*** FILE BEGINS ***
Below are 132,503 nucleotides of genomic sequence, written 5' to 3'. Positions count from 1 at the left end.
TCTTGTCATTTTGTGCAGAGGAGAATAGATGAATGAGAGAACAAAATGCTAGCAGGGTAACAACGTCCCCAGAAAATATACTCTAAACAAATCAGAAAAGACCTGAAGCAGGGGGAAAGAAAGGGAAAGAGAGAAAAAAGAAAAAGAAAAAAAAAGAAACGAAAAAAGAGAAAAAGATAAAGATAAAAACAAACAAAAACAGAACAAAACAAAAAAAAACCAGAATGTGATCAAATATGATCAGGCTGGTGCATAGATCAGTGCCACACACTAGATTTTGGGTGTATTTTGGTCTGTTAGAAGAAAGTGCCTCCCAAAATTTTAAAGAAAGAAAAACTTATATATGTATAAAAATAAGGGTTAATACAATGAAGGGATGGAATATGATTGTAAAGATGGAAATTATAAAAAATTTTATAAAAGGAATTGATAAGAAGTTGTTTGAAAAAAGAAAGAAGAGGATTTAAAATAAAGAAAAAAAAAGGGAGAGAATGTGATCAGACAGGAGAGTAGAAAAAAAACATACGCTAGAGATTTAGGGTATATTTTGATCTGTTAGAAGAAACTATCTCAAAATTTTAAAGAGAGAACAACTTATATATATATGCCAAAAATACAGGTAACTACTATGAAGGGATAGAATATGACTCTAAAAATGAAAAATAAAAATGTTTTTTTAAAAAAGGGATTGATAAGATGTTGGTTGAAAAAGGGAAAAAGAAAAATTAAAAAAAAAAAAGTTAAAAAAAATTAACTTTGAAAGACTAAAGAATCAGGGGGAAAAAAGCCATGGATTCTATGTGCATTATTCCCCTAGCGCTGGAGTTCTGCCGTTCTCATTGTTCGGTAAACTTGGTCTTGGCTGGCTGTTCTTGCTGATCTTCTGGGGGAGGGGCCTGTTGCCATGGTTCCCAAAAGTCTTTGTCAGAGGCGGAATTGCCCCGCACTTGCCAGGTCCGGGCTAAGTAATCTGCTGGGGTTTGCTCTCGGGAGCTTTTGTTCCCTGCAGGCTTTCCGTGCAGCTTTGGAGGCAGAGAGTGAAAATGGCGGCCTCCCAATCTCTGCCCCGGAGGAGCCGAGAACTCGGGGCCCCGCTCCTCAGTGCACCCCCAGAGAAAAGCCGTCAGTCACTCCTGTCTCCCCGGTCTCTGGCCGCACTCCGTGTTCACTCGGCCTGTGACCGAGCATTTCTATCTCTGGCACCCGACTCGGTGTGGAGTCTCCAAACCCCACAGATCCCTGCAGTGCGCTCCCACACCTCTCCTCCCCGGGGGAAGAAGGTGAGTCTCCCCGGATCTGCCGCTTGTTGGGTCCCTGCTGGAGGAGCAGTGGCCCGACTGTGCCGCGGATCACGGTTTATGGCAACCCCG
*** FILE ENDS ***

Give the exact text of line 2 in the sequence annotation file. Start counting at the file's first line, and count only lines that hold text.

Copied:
TCTTGTCATTTTGTGCAGAGGAGAATAGATGAATGAGAGAACAAAATGCTAGCAGGGTAACAACGTCCCCAGAAAATATACTCTAAACAAATCAGAAAAGACCTGAAGCAGGGGGAAAGAAAGGGAAAGAGAGAAAAAAGAAAAAGAAAAAAAAAGAAACGAAAAAAGAGAAAAAGATAAAGATAAAAACAAACAAAAACAGAACAAAACAAAAAAAAACCAGAATGTGATCAAATATGATCAGGCTGGTGCATAGATCAGTGCCACACACTAGATTTTGGGTGTATTTTGGTCTGTTAGAAGAAAGTGCCTCCCAAAATTTTAAAGAAAGAAAAACTTATATATGTATAAAAATAAGGGTTAATACAATGAAGGGATGGAATATGATTGTAAAGATGGAAATTATAAAAAATTTTATAAAAGGAATTGATAAGAAGTTGTTTGAAAAAAGAAAGAAGAGGATTTAAAATAAAGAAAAAAAAAGGGAGAGAATGTGATCAGACAGGAGAGTAGAAAAAAAACATACGCTAGAGATTTAGGGTATATTTTGATCTGTTAGAAGAAACTATCTCAAAATTTTAAAGAGAGAACAACTTATATATATATGCCAAAAATACAGGTAACTACTATGAAGGGATAGAATATGACTCTAAAAATGAAAAATAAAAATGTTTTTTTAAAAAAGGGATTGATAAGATGTTGGTTGAAAAAGGGAAAAAGAAAAATTAAAAAAAAAAAAGTTAAAAAAAATTAACTTTGAAAGACTAAAGAATCAGGGGGAAAAAAGCCATGGATTCTATGTGCATTATTCCCCTAGCGCTGGAGTTCTGCCGTTCTCATTGTTCGGTAAACTTGGTCTTGGCTGGCTGTTCTTGCTGATCTTCTGGGGGAGGGGCCTGTTGCCATGGTTCCCAAAAGTCTTTGTCAGAGGCGGAATTGCCCCGCACTTGCCAGGTCCGGGCTAAGTAATCTGCTGGGGTTTGCTCTCGGGAGCTTTTGTTCCCTGCAGGCTTTCCGTGCAGCTTTGGAGGCAGAGAGTGAAAATGGCGGCCTCCCAATCTCTGCCCCGGAGGAGCCGAGAACTCGGGGCCCCGCTCCTCAGTGCACCCCCAGAGAAAAGCCGTCAGTCACTCCTGTCTCCCCGGTCTCTGGCCGCACTCCGTGTTCACTCGGCCTGTGACCGAGCATTTCTATCTCTGGCACCCGACTCGGTGTGGAGTCTCCAAACCCCACAGATCCCTGCAGTGCGCTCCCACACCTCTCCTCCCCGGGGGAAGAAGGTGAGTCTCCCCGGATCTGCCGCTTGTTGGGTCCCTGCTGGAGGAGCAGTGGCCCGACTGTGCCGCGGATCACGGTTTATGGCAACCCCG